Seems impossible in 2017, but you can still find people online who proudly announce that they don’t listen to “rap-crap.” Likewise, plenty of dudes will eagerly announce that they like all kinds of music except for country and hip-hop. Those are both statements that carry a lot of unspoken weight: if you dismiss country music and hip-hop with one broad shrug, you are basically saying “poor people make me uncomfortable and I prize comfort over everything else, including intellectual curiosity.” And dismissing an entire musical genre as garbage, especially when that medium was exclusively created by and largely fostered by young black artists, well — all together now — that’s racist.
Hip-hop is the fruit of a long, intertwined series of traditions, both musical and literary. The musical aspect is a fascinating act of reverse colonization, though which young musicians built entire cathedrals of rhythm inside tiny, repeating beats carved out of pop records. They dug into old records and found a universe of new songs there, hiding in the lines of a record. But the lyrical tradition goes back to times before record players ever existed—back to the call and response of churches, to plantations and ships crossing the Atlantic and further still. It is indisputably poetry. (For more information about the history of hip-hop, I can’t recommend Jeff Chang’s excellent 2005 book Can’t Stop Won’t Stop: A History of the Hip-Hop Generation enough. It’s exactly the loving, intellectual tribute that the genre needed.)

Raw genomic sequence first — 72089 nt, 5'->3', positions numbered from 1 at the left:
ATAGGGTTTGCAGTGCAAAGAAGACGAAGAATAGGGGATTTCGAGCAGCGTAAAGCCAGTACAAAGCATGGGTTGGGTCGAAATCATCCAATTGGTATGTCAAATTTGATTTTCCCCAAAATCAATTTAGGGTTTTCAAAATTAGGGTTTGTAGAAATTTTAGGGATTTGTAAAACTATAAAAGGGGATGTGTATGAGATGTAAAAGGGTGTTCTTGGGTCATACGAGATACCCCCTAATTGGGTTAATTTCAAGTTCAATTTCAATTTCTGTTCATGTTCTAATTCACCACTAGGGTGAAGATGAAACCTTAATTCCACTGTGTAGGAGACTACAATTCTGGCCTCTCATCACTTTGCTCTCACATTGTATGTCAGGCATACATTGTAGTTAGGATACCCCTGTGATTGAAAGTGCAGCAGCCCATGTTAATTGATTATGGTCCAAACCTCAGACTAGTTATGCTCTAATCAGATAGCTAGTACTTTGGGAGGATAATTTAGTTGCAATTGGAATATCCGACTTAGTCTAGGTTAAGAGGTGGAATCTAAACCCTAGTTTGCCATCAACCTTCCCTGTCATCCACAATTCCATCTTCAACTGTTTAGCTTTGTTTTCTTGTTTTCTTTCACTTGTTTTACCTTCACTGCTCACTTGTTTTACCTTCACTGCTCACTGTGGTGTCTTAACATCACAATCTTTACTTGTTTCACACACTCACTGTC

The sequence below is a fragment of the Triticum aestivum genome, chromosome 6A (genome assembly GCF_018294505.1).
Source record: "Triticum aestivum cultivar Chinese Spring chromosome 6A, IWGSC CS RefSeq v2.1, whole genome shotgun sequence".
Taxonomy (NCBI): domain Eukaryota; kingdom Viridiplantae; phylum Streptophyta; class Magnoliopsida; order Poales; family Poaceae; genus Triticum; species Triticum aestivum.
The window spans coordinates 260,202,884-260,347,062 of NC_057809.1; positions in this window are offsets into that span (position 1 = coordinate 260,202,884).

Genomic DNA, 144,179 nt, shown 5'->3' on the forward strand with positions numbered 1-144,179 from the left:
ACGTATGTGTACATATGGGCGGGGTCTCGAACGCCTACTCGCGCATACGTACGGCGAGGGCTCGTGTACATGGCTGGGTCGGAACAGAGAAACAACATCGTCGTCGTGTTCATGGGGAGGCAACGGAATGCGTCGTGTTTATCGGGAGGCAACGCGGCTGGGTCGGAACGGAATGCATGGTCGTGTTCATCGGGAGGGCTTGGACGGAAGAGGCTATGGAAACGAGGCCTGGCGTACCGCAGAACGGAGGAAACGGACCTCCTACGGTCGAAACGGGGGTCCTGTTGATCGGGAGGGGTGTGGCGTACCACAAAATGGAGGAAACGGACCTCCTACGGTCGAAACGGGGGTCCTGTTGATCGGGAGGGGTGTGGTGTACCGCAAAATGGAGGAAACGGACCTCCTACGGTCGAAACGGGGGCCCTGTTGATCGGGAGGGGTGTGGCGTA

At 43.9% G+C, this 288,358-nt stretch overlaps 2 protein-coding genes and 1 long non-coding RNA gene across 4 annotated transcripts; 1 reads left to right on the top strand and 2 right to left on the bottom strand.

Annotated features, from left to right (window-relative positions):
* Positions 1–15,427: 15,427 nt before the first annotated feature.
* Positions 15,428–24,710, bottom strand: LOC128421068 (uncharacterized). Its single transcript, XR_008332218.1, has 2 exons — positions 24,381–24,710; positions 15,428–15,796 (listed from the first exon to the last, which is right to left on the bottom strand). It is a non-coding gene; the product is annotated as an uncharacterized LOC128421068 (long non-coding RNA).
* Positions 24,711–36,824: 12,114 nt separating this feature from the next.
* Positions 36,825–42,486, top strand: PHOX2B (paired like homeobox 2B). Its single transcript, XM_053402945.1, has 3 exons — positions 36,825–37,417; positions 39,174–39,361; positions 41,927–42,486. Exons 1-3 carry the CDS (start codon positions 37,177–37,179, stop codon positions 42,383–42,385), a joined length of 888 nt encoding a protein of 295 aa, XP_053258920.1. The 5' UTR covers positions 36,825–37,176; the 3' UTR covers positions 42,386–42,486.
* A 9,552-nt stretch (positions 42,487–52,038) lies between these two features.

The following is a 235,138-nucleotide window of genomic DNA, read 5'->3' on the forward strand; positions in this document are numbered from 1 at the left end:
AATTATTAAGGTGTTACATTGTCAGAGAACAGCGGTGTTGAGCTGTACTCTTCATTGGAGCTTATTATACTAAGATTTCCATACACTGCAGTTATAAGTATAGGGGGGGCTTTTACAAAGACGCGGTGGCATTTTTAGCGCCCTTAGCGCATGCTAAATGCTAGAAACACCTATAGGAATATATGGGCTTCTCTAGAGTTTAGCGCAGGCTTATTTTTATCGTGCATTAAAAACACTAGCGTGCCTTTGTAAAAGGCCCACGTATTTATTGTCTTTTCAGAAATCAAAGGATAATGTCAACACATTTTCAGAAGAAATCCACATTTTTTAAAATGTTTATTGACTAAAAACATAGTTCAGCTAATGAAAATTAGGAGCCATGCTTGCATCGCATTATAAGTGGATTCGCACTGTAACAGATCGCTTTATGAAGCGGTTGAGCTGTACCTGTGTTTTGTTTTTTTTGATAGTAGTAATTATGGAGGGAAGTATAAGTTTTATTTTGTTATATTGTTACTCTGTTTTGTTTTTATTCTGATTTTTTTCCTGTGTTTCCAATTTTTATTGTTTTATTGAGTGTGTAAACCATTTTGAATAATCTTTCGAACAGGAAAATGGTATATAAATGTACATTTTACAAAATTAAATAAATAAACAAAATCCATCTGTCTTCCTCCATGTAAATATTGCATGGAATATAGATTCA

Small Seattle publisher Minor Arcana Press (slogan: “Good books for weird people”) is adding another level to the conversation between hip-hop and poetry with a new anthology titled It Was Written: Poetry Inspired by Hip-Hop. The book invites over four dozen poets to respond to hip-hop songs through verse, to open a conversation with artists they admire or struggle with (or both.) And then, in a genius move, It Was Written then flips the script by including “over 30 writing prompts* urging the reader to become a writer and join the conversation.
This Friday, Minor Arcana invites local poets including Robert Lashley and Brian McGuigan to help launch It Was Written with a book party at Vermillion. They’ll be joined by other readers including Quenton Baker, a poet who got his start as a hip-hop artist. Because the party would feel really weird without some form of live music, self-described “beat scientist” WD4D will be running the turntables at the show.
No, I’m not saying that your grandmother could become the world’s biggest Nas fan. Hip-hop is not going to be everyone’s favorite kind of music. But I am saying that hip-hop is alive and vital and inspiring conversations in a way that other kinds of art simply isn’t. By engaging with hip-hop head-on, Minor Arcana and its poets are contributing their own chapter to a history that is older than America as we know it. They’re keeping the conversation going.